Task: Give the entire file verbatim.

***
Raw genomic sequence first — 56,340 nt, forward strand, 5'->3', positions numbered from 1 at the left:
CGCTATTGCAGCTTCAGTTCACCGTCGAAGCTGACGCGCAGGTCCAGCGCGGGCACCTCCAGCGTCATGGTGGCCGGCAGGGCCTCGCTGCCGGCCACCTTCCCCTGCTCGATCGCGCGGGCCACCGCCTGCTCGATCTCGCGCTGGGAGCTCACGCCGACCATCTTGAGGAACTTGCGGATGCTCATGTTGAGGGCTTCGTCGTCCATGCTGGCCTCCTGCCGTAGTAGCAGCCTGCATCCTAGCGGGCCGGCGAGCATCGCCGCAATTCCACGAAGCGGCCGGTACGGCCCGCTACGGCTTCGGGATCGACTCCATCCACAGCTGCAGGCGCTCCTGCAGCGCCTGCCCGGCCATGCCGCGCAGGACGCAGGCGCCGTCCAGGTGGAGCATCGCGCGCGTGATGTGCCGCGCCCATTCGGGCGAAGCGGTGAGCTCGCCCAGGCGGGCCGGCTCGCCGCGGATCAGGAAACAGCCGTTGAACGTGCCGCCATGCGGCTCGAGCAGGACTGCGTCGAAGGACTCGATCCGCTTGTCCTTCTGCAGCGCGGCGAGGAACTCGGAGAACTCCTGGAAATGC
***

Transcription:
Raw genomic sequence first — 56,340 nt, forward strand, 5'->3', positions numbered from 1 at the left:
CGCTATTGCAGCTTCAGTTCACCGTCGAAGCTGACGCGCAGGTCCAGCGCGGGCACCTCCAGCGTCATGGTGGCCGGCAGGGCCTCGCTGCCGGCCACCTTCCCCTGCTCGATCGCGCGGGCCACCGCCTGCTCGATCTCGCGCTGGGAGCTCACGCCGACCATCTTGAGGAACTTGCGGATGCTCATGTTGAGGGCTTCGTCGTCCATGCTGGCCTCCTGCCGTAGTAGCAGCCTGCATCCTAGCGGGCCGGCGAGCATCGCCGCAATTCCACGAAGCGGCCGGTACGGCCCGCTACGGCTTCGGGATCGACTCCATCCACAGCTGCAGGCGCTCCTGCAGCGCCTGCCCGGCCATGCCGCGCAGGACGCAGGCGCCGTCCAGGTGGAGCATCGCGCGCGTGATGTGCCGCGCCCATTCGGGCGAAGCGGTGAGCTCGCCCAGGCGGGCCGGCTCGCCGCGGATCAGGAAACAGCCGTTGAACGTGCCGCCATGCGGCTCGAGCAGGACTGCGTCGAAGGACTCGATCCGCTTGTCCTTCTGCAGCGCGGCGAGGAACTCGGAGAACTCCTGGAAATGC